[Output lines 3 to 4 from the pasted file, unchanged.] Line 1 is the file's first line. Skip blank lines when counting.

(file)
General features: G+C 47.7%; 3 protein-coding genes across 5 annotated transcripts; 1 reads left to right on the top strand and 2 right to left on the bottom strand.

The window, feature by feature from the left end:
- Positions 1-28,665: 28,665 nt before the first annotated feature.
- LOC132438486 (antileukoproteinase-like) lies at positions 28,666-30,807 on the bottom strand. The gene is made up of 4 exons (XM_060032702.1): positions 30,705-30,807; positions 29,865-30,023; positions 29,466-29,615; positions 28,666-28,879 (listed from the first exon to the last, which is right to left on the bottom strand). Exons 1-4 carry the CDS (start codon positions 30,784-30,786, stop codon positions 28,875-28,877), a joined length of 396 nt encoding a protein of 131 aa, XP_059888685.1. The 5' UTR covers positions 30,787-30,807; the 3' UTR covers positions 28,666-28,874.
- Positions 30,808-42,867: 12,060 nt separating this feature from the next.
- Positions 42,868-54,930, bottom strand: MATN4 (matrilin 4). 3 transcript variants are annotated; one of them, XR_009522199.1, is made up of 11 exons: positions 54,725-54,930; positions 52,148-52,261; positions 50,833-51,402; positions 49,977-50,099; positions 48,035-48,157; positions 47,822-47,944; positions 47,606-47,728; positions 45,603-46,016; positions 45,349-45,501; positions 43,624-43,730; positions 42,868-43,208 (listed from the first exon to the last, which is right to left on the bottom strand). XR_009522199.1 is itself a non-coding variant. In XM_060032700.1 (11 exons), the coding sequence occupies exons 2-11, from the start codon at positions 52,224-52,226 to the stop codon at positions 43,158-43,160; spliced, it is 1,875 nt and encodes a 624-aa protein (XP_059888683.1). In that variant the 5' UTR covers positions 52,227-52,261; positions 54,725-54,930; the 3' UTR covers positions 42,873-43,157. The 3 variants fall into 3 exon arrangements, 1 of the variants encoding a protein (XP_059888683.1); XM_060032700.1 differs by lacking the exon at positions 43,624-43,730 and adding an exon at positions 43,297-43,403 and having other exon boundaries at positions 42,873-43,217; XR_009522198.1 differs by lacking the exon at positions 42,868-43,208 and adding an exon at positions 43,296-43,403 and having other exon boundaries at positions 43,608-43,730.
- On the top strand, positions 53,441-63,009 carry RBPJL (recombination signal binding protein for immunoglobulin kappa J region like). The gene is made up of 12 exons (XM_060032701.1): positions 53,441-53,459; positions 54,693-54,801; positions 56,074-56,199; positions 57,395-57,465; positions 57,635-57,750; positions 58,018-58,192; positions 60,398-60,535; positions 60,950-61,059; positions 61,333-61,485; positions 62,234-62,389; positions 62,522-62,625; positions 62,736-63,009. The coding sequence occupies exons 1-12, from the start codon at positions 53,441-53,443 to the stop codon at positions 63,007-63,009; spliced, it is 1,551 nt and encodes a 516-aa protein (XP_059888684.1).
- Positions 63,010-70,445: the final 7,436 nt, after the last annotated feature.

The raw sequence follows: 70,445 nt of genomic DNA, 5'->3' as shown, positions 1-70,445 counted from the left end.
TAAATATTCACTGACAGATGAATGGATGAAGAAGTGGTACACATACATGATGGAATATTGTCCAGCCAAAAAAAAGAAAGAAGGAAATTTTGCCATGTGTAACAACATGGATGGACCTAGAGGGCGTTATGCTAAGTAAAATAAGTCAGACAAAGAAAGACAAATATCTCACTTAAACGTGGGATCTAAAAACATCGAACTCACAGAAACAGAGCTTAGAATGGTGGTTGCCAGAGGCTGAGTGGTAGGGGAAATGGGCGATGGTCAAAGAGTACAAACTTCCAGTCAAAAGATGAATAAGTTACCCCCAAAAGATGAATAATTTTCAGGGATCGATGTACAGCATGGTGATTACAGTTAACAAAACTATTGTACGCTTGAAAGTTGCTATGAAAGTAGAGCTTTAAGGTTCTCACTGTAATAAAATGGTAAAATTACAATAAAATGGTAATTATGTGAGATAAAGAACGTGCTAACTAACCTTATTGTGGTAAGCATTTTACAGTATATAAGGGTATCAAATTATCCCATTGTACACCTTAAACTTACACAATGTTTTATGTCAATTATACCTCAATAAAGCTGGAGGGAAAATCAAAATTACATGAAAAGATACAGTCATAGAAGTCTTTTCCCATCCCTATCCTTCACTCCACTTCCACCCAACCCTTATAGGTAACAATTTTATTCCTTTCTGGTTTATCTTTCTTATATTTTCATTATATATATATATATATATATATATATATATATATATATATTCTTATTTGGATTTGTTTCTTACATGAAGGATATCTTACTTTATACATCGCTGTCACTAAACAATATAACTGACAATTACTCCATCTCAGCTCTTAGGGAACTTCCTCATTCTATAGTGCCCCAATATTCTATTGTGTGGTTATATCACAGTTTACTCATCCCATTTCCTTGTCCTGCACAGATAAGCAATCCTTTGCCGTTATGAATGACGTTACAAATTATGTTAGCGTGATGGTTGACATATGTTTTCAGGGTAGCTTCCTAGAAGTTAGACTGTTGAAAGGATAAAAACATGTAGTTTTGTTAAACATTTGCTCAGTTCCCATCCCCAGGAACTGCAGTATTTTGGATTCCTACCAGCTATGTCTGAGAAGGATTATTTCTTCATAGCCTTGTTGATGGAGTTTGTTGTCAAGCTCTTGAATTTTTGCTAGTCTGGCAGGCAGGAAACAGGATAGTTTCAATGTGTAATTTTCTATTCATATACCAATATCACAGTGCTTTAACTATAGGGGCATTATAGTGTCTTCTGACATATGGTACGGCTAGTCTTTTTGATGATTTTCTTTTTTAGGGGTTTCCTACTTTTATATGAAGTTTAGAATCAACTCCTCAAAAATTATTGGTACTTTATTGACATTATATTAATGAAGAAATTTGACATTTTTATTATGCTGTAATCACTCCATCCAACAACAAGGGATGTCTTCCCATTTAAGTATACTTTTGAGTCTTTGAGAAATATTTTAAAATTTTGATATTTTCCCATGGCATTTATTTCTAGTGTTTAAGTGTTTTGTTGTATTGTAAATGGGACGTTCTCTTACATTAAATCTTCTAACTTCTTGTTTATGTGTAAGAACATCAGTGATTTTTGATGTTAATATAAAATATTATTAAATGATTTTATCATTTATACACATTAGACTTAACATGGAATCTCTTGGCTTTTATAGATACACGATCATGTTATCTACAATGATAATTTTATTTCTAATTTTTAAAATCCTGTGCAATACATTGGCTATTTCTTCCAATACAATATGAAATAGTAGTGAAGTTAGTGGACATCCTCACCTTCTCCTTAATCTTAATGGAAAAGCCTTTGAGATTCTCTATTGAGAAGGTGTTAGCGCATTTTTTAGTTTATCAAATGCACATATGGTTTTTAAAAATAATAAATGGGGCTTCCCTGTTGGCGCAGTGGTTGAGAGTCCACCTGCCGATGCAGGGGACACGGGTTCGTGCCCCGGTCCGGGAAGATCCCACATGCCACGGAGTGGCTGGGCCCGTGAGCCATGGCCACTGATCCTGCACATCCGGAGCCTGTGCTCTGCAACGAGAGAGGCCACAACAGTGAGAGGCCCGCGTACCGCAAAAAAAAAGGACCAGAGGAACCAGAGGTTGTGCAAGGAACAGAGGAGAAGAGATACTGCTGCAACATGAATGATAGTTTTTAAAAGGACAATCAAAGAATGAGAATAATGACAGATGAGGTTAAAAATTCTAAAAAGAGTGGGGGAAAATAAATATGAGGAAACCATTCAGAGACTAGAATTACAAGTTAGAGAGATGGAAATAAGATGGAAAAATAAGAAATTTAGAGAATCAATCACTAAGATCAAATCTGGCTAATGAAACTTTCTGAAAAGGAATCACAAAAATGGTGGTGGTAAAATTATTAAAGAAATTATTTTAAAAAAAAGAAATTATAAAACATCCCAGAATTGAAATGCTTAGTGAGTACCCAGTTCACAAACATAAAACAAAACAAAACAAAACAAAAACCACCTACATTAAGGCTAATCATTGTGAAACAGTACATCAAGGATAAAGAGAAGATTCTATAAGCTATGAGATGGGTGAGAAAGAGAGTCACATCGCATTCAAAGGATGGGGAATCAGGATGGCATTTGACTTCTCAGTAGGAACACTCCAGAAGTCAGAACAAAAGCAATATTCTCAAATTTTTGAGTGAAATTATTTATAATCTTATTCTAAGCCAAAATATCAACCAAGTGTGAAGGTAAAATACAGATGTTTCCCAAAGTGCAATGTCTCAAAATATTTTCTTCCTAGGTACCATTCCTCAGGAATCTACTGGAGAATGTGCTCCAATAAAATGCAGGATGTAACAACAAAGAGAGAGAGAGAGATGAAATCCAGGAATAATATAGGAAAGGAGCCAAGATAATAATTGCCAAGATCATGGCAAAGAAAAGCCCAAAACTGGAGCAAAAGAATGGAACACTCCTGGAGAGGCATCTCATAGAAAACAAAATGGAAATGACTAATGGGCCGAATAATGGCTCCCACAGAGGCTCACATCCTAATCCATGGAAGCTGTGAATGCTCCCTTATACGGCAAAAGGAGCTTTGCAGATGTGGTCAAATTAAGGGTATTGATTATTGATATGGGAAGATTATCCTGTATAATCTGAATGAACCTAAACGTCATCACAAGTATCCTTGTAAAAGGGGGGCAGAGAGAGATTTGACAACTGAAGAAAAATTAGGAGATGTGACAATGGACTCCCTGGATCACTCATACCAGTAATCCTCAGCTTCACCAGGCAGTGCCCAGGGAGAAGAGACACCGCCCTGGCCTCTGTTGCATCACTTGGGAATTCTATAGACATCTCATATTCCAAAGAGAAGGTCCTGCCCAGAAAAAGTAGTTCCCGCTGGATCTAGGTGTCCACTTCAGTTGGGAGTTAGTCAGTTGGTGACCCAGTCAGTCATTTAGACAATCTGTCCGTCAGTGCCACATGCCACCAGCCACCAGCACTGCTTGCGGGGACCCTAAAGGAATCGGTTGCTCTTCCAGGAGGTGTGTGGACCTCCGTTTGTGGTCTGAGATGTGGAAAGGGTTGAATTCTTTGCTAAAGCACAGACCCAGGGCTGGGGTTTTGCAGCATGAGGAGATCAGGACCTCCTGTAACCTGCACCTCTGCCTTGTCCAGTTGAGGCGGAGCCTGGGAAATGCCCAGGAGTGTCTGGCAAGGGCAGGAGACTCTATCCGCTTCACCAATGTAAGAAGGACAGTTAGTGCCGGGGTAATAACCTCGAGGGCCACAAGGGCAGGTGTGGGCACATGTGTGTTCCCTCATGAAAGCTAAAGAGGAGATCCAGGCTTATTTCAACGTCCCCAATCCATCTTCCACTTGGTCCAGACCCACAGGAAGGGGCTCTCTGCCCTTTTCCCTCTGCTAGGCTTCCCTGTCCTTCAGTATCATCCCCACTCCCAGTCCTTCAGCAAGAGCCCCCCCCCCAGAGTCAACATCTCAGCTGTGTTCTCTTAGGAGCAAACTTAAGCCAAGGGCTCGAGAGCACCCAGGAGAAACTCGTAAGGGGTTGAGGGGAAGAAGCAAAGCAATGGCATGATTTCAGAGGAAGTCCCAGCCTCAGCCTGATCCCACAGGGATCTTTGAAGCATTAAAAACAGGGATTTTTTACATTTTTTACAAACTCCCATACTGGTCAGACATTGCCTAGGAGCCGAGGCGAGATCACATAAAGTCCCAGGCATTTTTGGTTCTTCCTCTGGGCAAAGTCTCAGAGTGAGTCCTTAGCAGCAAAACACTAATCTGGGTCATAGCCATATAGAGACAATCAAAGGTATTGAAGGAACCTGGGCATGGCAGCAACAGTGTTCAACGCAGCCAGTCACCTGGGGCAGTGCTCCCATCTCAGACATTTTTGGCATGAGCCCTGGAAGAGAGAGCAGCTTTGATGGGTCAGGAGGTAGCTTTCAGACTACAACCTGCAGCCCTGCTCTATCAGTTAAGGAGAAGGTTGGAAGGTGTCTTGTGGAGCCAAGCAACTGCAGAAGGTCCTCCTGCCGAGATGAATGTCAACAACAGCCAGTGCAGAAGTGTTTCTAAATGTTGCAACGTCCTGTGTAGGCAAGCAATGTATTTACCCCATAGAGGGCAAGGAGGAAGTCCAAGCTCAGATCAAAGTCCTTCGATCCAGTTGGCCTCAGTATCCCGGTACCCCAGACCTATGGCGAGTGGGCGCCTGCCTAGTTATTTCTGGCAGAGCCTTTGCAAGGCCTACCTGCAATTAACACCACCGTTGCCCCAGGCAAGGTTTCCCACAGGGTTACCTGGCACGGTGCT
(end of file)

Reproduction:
- Positions 1-28,665: 28,665 nt before the first annotated feature.
- LOC132438486 (antileukoproteinase-like) lies at positions 28,666-30,807 on the bottom strand. The gene is made up of 4 exons (XM_060032702.1): positions 30,705-30,807; positions 29,865-30,023; positions 29,466-29,615; positions 28,666-28,879 (listed from the first exon to the last, which is right to left on the bottom strand). Exons 1-4 carry the CDS (start codon positions 30,784-30,786, stop codon positions 28,875-28,877), a joined length of 396 nt encoding a protein of 131 aa, XP_059888685.1. The 5' UTR covers positions 30,787-30,807; the 3' UTR covers positions 28,666-28,874.